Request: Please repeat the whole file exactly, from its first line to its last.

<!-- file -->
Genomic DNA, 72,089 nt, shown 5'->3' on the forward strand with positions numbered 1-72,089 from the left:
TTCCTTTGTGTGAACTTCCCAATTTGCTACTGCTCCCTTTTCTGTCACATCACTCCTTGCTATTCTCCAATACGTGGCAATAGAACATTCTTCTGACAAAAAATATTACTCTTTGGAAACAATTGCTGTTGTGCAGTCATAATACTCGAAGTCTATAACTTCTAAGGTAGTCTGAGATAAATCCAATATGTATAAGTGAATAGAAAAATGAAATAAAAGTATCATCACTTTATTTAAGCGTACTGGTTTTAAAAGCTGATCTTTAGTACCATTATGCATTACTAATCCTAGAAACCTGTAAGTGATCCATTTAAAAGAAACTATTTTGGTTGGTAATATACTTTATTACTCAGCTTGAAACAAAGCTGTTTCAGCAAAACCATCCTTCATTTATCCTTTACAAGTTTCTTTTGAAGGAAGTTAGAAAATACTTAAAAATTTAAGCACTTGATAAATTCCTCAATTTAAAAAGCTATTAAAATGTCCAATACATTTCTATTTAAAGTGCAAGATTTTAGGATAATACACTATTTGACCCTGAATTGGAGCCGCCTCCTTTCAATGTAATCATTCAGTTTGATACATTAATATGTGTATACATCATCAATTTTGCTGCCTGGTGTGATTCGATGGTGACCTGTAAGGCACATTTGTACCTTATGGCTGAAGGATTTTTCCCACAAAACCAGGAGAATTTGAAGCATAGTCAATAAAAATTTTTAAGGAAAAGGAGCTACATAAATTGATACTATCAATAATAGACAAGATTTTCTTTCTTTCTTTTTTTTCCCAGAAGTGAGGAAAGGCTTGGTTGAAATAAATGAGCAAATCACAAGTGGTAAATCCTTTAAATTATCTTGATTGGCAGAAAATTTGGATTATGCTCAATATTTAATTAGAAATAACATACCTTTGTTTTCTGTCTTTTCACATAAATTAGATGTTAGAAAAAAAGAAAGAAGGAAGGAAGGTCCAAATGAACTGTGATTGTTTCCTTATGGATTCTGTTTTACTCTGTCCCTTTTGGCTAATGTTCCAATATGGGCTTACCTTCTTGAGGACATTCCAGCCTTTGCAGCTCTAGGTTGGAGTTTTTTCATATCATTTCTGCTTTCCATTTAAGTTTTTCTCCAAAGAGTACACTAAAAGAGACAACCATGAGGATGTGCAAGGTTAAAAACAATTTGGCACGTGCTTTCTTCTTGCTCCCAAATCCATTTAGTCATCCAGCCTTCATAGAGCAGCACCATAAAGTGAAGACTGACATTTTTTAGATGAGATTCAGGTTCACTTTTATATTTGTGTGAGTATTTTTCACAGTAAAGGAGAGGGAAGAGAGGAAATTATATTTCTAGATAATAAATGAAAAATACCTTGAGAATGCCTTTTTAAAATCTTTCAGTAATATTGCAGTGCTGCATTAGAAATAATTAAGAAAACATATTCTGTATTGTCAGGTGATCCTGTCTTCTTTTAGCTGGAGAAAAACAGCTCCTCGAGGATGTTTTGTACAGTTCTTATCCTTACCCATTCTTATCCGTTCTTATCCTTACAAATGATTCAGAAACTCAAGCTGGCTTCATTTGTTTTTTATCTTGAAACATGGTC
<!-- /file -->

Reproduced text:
Genomic DNA, 72,089 nt, shown 5'->3' on the forward strand with positions numbered 1-72,089 from the left:
TTCCTTTGTGTGAACTTCCCAATTTGCTACTGCTCCCTTTTCTGTCACATCACTCCTTGCTATTCTCCAATACGTGGCAATAGAACATTCTTCTGACAAAAAATATTACTCTTTGGAAACAATTGCTGTTGTGCAGTCATAATACTCGAAGTCTATAACTTCTAAGGTAGTCTGAGATAAATCCAATATGTATAAGTGAATAGAAAAATGAAATAAAAGTATCATCACTTTATTTAAGCGTACTGGTTTTAAAAGCTGATCTTTAGTACCATTATGCATTACTAATCCTAGAAACCTGTAAGTGATCCATTTAAAAGAAACTATTTTGGTTGGTAATATACTTTATTACTCAGCTTGAAACAAAGCTGTTTCAGCAAAACCATCCTTCATTTATCCTTTACAAGTTTCTTTTGAAGGAAGTTAGAAAATACTTAAAAATTTAAGCACTTGATAAATTCCTCAATTTAAAAAGCTATTAAAATGTCCAATACATTTCTATTTAAAGTGCAAGATTTTAGGATAATACACTATTTGACCCTGAATTGGAGCCGCCTCCTTTCAATGTAATCATTCAGTTTGATACATTAATATGTGTATACATCATCAATTTTGCTGCCTGGTGTGATTCGATGGTGACCTGTAAGGCACATTTGTACCTTATGGCTGAAGGATTTTTCCCACAAAACCAGGAGAATTTGAAGCATAGTCAATAAAAATTTTTAAGGAAAAGGAGCTACATAAATTGATACTATCAATAATAGACAAGATTTTCTTTCTTTCTTTTTTTTCCCAGAAGTGAGGAAAGGCTTGGTTGAAATAAATGAGCAAATCACAAGTGGTAAATCCTTTAAATTATCTTGATTGGCAGAAAATTTGGATTATGCTCAATATTTAATTAGAAATAACATACCTTTGTTTTCTGTCTTTTCACATAAATTAGATGTTAGAAAAAAAGAAAGAAGGAAGGAAGGTCCAAATGAACTGTGATTGTTTCCTTATGGATTCTGTTTTACTCTGTCCCTTTTGGCTAATGTTCCAATATGGGCTTACCTTCTTGAGGACATTCCAGCCTTTGCAGCTCTAGGTTGGAGTTTTTTCATATCATTTCTGCTTTCCATTTAAGTTTTTCTCCAAAGAGTACACTAAAAGAGACAACCATGAGGATGTGCAAGGTTAAAAACAATTTGGCACGTGCTTTCTTCTTGCTCCCAAATCCATTTAGTCATCCAGCCTTCATAGAGCAGCACCATAAAGTGAAGACTGACATTTTTTAGATGAGATTCAGGTTCACTTTTATATTTGTGTGAGTATTTTTCACAGTAAAGGAGAGGGAAGAGAGGAAATTATATTTCTAGATAATAAATGAAAAATACCTTGAGAATGCCTTTTTAAAATCTTTCAGTAATATTGCAGTGCTGCATTAGAAATAATTAAGAAAACATATTCTGTATTGTCAGGTGATCCTGTCTTCTTTTAGCTGGAGAAAAACAGCTCCTCGAGGATGTTTTGTACAGTTCTTATCCTTACCCATTCTTATCCGTTCTTATCCTTACAAATGATTCAGAAACTCAAGCTGGCTTCATTTGTTTTTTATCTTGAAACATGGTC